-8 ft wood plank


-stack of four rectangular blocks

-underwater/ dryland camera

- ImageJ



What Mr. Harlan needs to take to Pali:

-Wood plank


1. Velcro object 1 to the wood plank at the one foot mark.

2. Attach the underwater/dryland camera to the end of the wood plank with velcro.

3. Have one member of the group take the photos while the other two members hold the plank still.

4. Repeat these steps to make two trials for each object for the one foot length on land and underwater.

5. Repeat previous steps for two, four and six feet away from the camera.

6. After you take the photos, open ImageJ on the computer.

7. Open the picture to be measured in ImageJ (File>Open).

8. Measure a side of the each object by millimeters.

9. Set the scale of the picture by drawing a line from the side you measured along the each object and and click on Analyze>Set Scale and fill in the following:

-Known distance: (However long the side of the blocks was in millimeters)

-Unit Length: mm

10. Set box Global and click OK.

11. Draw a line from the bottom left corner to the bottom right corner (to ensure accuracy, zoom in).

12. Once the line is drawn, click Analyze>Measure, the length in mm will appear in the last column of the Results box.

13. Repeat this for each trial and each length away from the camera.

14. Calculate the difference by dividing the average of the on land length/width/area by the underwater length/width/area and set it as a proportion equal to x/100 and solve for x.

15. The variable x will give you the difference.

16. Compare the different percentages for the two objects.

Conclusion: The underwater objects increased by about 25% in length and width, and about 40% in area.


Our project is based on magnification underwater compared to on land. Scientists say that objects seem 25% larger and 33% closer underwater. Refraction is when light rays are bent as they pass through one density to the other. In diving, this happens between the diver's mask and the water which affects the direction of the light to bend in a different way and makes objects in the water seem closer and larger.

This topic on magnification underwater has been tested and experimented by many other DEEP students. There have also been many errors made on this DEEP project which we can use to improve them in our project. To improve our project, we will use a digital camera rather than a disposable, avoid using pictures of blue objects to measure, and take close up pictures of the objects.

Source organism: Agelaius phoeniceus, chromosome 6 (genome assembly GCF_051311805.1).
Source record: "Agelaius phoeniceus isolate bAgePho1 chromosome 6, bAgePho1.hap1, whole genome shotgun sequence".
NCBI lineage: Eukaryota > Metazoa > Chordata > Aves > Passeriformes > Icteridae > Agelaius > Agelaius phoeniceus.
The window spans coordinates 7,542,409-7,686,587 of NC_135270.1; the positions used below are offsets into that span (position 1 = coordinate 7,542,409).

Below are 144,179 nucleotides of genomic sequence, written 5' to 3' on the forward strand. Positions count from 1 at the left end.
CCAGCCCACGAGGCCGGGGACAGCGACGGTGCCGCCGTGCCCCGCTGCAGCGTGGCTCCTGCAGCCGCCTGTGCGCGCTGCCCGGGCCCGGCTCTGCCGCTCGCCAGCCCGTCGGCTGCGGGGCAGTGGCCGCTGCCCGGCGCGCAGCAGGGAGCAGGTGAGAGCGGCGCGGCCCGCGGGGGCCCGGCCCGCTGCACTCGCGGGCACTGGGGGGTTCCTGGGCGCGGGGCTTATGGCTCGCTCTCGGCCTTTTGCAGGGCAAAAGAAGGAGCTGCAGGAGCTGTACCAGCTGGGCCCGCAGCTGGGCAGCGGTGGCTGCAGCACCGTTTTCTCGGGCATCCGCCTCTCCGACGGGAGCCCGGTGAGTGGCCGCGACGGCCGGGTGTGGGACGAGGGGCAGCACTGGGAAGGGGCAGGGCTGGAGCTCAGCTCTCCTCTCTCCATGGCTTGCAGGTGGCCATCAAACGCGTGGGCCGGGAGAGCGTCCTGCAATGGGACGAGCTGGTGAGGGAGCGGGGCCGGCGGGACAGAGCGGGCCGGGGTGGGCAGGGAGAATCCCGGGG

Using a digital camera will result in clearer images that will allow us to measure the pictures more precisely.

Since this project will take place under a more blue environment, we will try to avoid taking photos of blue objects so they can be seen better in our photos.

In our project, since we will need to take measurements as exact as possible, we will need to take our photos closer up in the water to avoid blurriness in the photo from the water. This is how we will improve our project from the past water magnification DEEP projects.

The objects we will be using are rectangular objects that we will attach to the frame with velcro. We will attach the digital underwater camera to one end of the platform and mark where we will place our objects. We will not only be testing the magnification from one length away from the camera but be testing it from different lengths away. We will test it from one foot, two feet, four feet, and six feet away from the camera. Next, we will use ImageJ to measure the photos, then use a calculator to calculate the percent increase in millimeters with the height, length and area of the image of the object. Our results will be a table that will have columns for different lengths away from the camera and the height, length and area in millimeters.

These are our final results that show the percent increases between the on-land and underwater objects.

These tables represent the photo measurements, length,

width, and area, and overall measurements average of

object #1 on-land and underwater.

These tables represent the photo measurements, length,

width, and area, and overall measurements average of

object #2 on-land and underwater.